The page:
You’ll cut down on your chances of having an item wedging itself inside the drawer or having it fall behind the back of the cabinet. When you take drawer clearance into consideration as you plan storage solutions, you increase your chances of being able to close your drawer with ease.
Give some thought to weight distribution.
Some items should not be stored in drawers because of their weight. Such items can shift inside a drawer, causing a potentially dangerous situation. Consider whether the drawer you’re using can actually handle the weight or load of materials.
Will an item accidentally dislodge itself in the drawer? Will there be issues if someone attempts to open the drawer or neighboring drawers in the same cabinet or dresser unit? When in doubt, play it safe and keep heavier items outside of drawers.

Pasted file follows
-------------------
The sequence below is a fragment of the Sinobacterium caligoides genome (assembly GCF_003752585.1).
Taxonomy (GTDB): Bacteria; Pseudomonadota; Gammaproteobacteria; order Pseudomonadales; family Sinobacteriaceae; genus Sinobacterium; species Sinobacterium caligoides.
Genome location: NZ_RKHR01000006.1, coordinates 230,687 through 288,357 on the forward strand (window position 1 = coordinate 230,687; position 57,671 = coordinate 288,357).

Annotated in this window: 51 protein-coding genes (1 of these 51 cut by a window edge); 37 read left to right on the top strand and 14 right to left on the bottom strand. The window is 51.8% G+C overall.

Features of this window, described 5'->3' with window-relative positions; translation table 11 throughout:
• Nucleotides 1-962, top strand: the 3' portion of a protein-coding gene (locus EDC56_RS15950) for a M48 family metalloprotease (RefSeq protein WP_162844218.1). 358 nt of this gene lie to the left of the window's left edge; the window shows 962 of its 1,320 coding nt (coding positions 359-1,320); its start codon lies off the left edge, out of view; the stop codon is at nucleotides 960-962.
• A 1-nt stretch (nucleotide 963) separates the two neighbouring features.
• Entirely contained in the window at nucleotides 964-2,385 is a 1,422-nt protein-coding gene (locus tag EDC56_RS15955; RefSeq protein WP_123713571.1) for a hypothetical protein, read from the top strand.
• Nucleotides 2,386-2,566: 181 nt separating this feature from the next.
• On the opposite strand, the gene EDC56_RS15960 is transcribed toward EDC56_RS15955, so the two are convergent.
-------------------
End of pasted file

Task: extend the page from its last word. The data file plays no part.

Create drawer storage solutions.
You’ve now got a better understanding for drawer storage considerations and are ready to create drawer storage solutions for your needs. Do you need to run to the store and purchase a boat-load of storage tools? Not necessarily. You can make use out of common items found the home or office.
You’ll want to do your best to contain items inside the drawer so they don’t jump about or move around when the drawer is opened. You can create and customize your own storage containers so that they fit seamlessly inside the drawer.
Ready to try your hand at creating your own drawer organizers? Here’s some ideas for you to try out:
Use shallow cardboard boxes to create structure.
You can trim cereal boxes, down boxes, and other small boxes until they fit neatly inside the drawer and arrange them in whatever order you’d you’d like. Feel free to wrap these boxes with decorative paper or backing for a pop of color.
Create structure using small, short canisters, jars, tubs, boxes, and containers.